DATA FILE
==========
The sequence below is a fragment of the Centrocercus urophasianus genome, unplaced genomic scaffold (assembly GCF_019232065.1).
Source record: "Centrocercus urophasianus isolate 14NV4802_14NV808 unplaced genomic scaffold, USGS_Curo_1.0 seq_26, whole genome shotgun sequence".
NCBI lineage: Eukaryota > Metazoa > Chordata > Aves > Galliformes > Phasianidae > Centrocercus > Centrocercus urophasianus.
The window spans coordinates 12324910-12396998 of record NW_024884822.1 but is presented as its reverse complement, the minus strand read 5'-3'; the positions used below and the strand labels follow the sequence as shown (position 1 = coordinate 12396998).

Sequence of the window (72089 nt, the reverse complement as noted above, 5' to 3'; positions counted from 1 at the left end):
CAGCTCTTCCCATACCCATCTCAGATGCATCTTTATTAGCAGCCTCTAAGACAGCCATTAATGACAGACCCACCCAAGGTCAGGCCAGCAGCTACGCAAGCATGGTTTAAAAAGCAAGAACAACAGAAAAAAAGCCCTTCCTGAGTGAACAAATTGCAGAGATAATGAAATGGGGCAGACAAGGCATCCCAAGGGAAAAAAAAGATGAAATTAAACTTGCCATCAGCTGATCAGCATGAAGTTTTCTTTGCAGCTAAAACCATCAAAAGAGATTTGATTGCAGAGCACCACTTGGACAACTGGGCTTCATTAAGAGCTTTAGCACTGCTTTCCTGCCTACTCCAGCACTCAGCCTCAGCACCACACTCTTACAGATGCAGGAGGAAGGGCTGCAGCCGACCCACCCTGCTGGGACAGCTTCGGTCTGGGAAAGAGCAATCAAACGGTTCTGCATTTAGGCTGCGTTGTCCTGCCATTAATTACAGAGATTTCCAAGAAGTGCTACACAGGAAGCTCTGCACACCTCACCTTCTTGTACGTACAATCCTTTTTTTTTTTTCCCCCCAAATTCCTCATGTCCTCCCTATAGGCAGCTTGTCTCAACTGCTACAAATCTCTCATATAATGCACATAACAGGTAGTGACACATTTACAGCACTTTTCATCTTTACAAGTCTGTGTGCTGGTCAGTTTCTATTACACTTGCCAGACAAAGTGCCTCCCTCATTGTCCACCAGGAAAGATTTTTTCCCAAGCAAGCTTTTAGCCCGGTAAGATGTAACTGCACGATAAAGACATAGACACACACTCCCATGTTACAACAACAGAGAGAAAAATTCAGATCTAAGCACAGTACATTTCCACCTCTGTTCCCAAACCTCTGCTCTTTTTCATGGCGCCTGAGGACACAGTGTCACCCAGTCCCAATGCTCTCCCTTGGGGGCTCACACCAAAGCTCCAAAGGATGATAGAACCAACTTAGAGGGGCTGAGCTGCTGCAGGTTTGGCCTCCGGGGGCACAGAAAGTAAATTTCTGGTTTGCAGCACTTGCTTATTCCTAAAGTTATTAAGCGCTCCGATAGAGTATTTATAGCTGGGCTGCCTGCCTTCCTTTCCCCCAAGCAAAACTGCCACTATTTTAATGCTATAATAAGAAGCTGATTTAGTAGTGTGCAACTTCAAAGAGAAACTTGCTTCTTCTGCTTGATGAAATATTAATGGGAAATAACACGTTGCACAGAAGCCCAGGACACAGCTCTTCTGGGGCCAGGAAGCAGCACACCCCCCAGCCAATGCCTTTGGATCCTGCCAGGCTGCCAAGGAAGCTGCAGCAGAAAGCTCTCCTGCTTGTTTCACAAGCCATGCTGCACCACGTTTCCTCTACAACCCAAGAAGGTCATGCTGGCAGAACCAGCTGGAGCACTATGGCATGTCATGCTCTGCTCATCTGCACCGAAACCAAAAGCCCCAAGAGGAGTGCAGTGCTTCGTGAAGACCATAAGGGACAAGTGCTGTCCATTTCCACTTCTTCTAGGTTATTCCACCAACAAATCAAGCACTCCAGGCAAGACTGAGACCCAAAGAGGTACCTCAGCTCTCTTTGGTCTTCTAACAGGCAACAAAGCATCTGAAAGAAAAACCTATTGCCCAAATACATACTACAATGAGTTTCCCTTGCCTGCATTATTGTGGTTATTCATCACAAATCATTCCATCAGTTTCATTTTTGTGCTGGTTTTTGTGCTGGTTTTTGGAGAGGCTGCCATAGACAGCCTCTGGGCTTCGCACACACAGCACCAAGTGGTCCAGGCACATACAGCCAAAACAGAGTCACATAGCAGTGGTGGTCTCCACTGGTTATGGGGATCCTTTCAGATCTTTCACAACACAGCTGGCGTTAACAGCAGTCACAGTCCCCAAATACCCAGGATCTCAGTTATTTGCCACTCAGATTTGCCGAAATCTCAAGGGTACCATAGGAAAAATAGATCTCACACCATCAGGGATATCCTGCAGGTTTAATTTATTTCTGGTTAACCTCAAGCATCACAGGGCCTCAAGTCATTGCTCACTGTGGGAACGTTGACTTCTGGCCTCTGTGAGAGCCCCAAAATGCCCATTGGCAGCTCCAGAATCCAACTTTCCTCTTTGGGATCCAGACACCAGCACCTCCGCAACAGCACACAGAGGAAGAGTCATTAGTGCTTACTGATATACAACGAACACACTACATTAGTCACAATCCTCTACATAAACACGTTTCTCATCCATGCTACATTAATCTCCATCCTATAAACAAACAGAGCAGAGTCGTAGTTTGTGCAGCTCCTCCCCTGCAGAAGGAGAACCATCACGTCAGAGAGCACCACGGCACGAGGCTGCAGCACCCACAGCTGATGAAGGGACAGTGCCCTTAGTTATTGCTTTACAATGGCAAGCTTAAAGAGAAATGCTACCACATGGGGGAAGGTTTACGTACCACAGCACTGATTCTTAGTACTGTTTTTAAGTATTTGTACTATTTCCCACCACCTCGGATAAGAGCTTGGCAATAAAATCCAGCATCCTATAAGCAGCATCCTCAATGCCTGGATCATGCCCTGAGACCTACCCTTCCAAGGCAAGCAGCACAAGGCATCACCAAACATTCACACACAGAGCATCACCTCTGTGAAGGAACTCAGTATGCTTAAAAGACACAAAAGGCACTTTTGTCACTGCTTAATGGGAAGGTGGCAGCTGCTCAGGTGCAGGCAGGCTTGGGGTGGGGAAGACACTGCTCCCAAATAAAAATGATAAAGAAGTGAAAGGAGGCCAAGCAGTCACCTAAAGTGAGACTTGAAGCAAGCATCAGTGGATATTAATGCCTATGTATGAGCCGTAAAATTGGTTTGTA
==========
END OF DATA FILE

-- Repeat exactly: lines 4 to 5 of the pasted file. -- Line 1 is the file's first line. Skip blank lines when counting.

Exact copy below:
The window spans coordinates 12324910-12396998 of record NW_024884822.1 but is presented as its reverse complement, the minus strand read 5'-3'; the positions used below and the strand labels follow the sequence as shown (position 1 = coordinate 12396998).

Sequence of the window (72089 nt, the reverse complement as noted above, 5' to 3'; positions counted from 1 at the left end):